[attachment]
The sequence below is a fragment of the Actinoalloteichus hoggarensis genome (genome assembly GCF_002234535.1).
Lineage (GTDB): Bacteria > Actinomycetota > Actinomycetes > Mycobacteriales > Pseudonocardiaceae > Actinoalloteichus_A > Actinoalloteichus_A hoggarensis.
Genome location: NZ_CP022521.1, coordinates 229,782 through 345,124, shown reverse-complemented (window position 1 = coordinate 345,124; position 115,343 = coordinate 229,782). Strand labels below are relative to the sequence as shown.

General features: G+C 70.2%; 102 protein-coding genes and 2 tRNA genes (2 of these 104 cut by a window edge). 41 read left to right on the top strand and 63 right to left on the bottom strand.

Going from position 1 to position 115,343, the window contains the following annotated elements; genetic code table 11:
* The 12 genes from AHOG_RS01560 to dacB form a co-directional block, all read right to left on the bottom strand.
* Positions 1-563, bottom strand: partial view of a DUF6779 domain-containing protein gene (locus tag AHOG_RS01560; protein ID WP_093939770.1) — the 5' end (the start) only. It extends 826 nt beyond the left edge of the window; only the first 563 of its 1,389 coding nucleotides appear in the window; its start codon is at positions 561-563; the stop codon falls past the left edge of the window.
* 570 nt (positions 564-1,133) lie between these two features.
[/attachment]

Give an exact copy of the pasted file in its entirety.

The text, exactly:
The sequence below is a fragment of the Actinoalloteichus hoggarensis genome (genome assembly GCF_002234535.1).
Lineage (GTDB): Bacteria > Actinomycetota > Actinomycetes > Mycobacteriales > Pseudonocardiaceae > Actinoalloteichus_A > Actinoalloteichus_A hoggarensis.
Genome location: NZ_CP022521.1, coordinates 229,782 through 345,124, shown reverse-complemented (window position 1 = coordinate 345,124; position 115,343 = coordinate 229,782). Strand labels below are relative to the sequence as shown.

General features: G+C 70.2%; 102 protein-coding genes and 2 tRNA genes (2 of these 104 cut by a window edge). 41 read left to right on the top strand and 63 right to left on the bottom strand.

Going from position 1 to position 115,343, the window contains the following annotated elements; genetic code table 11:
* The 12 genes from AHOG_RS01560 to dacB form a co-directional block, all read right to left on the bottom strand.
* Positions 1-563, bottom strand: partial view of a DUF6779 domain-containing protein gene (locus tag AHOG_RS01560; protein ID WP_093939770.1) — the 5' end (the start) only. It extends 826 nt beyond the left edge of the window; only the first 563 of its 1,389 coding nucleotides appear in the window; its start codon is at positions 561-563; the stop codon falls past the left edge of the window.
* 570 nt (positions 564-1,133) lie between these two features.